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Neglected Parasitic Infections in the United States (NPIs)

Most people think of parasitic diseases occurr in poor and developing countries, and is something they might pick up on a trip to a foreign country. However, parasitic infections also occur in the United States. In some cases, they affect millions of people.

  • Impact millions: Parasitic infections can go unnoticed, with few symptoms. But many times these infections cause serious illnesses, including seizures, blindness, pregnancy complications, heart failure, and even death.
  • No one is immune: Anyone, regardless of race or economic status, can become infected.
  • Can be prevented: CDC has targeted five neglected parasitic infections (NPIs) in the United State as priorities for public health action. These infections are considered neglected because relatively little attention has been devoted to their surveillance, prevention, and/or treatment. NPIs were prioritized based on the numbers of people infected, the severity of the illnesses, or our ability to prevent and treat them. The NPIs include Chagas disease, cysticercosis (neurocysticercosis), toxocariasis, toxoplasmosis, and trichomoniasis.

Learn more about what CDC does to prevent, treat, and control NPIs. In a special section in the May 2014 issue of the American Journal of Tropical Medicine and Hygiene CDC scientists examine NPIs.

Contact Information

CDC Media Relations
(404) 639-3286
media@cdc.gov

Spokepersons

Tom Frieden, MD, MPH

“Parasitic infections affect millions around the world causing seizures, blindness, infertility, heart failure, and even death. They’re more common in the US than people realize and yet there is so much we don’t know about them. We need research to learn more about these infections and action to better prevent and treat them."

Tom Frieden, MD, MPH - Director of the Centers for Disease Control and Prevention

Monica Parise, MD

“These neglected parasitic infections, or NPIs, affect millions of Americans. But they can be prevented. We can best prevent and control these diseases by better defining their scope and determining what puts people at risk to get them. We need to improve methods for diagnosing them and develop better medications for preventing and treating them. We should also look at ways to expand the use of existing public health interventions that work."

Monica Parise, MD - Chief, Parasitic Diseases Branch, Division of Parasitic Diseases and Malaria, Center for Global Health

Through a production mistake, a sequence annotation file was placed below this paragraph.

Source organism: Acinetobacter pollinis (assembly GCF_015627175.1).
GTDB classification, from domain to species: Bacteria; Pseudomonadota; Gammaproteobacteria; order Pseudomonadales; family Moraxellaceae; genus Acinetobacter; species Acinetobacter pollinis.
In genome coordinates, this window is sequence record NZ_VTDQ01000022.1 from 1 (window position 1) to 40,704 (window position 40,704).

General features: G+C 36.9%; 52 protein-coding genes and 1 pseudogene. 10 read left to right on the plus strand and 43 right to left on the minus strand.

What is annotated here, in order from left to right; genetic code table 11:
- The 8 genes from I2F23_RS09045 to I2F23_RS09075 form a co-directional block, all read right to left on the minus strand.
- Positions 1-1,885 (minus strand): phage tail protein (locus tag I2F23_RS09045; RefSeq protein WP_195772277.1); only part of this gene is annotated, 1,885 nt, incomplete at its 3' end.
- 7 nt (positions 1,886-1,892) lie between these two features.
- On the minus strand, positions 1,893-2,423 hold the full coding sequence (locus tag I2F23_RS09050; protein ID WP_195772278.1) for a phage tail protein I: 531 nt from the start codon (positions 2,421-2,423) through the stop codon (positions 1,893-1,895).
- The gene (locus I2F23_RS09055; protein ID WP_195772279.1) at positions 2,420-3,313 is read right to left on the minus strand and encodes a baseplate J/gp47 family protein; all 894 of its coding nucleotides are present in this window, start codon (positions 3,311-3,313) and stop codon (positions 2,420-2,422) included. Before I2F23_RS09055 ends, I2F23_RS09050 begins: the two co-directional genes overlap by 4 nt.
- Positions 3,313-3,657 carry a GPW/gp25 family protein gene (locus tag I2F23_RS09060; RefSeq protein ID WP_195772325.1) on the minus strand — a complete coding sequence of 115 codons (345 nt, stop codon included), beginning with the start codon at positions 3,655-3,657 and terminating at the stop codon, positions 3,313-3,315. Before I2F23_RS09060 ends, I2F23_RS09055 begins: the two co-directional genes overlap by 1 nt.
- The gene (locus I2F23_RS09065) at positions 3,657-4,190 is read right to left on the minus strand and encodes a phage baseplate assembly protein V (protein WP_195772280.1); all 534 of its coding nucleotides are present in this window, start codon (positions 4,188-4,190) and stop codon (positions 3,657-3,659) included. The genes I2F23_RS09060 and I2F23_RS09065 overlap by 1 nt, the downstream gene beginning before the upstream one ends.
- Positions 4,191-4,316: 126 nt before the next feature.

Susan P. Montgomery, DVM, MPH

“Chagas disease can cause severe heart problems, including heart failure, stroke, and even death. There are more than 300,000 people with Chagas disease living in the United States and most don’t know they have this infection. Most health care providers in the United States aren’t familiar with the disease, so they don’t think to test their patients who might be at risk, or they might not know how to treat them."

Susan P. Montgomery, DVM, MPH - Epidemiology Team Lead, Parasitic Diseases Branch, Division of Parasitic Diseases and Malaria, Center for Global Health

Paul T. Cantey, MD, MPH

“Neurocysticercosis is the leading cause of infectious epilepsy in many parts of the world. This totally preventable infection can have a devastating effect on people’s lives and is sometimes fatal. Despite advances in our understanding, we still have many unanswered questions. CDC will continue to do its part to improve our ability to diagnose, manage, and prevent this disease of neglected people."

Paul T. Cantey, MD, MPH - Epidemiologist, Parasitic Diseases Branch, Division of Parasitic Diseases and Malaria, Center for Global Health

Jeffrey L. Jones, MD, MPH

“Toxoplasma gondii is one of the most common parasites that infects humans and infects millions of people in the United States. Better tools are needed to diagnose and treat toxoplasmosis."

Jeffrey L. Jones, MD, MPH - Medical Epidemiologist, Parasitic Diseases Branch, Division of Parasitic Diseases and Malaria, Center for Global Health

Dana M. Woodhall, MD

“Toxocariasis is a preventable parasitic infection. CDC is working to educate both healthcare professionals and the general public about this disease in an effort to prevent further infections from occurring."

Dana M. Woodhall, MD - Medical Epidemiologist, Parasitic Diseases Branch, Division of Parasitic Diseases and Malaria, Center for Global Health

W. Evan Secor, PhD

“Trichomonas vaginalis was once regarded as an annoying infection and it was thought that women who were not cured did not follow the prescribed treatment. It is gratifying to see those attitudes changing among clinicians and recognition of both the health consequences of trichomoniasis and the reality of drug resistance."

W. Evan Secor, PhD - Team Lead, Elimination and Control Laboratory, Parasitic Diseases Branch, Division of Parasitic Diseases and Malaria, Center for Global Health

Related Links

Health Communication Materials

Scientific Resources

Chagas Disease:

Cysticercosis:

Toxocariasis:

Toxoplasmosis:

Trichomoniasis:

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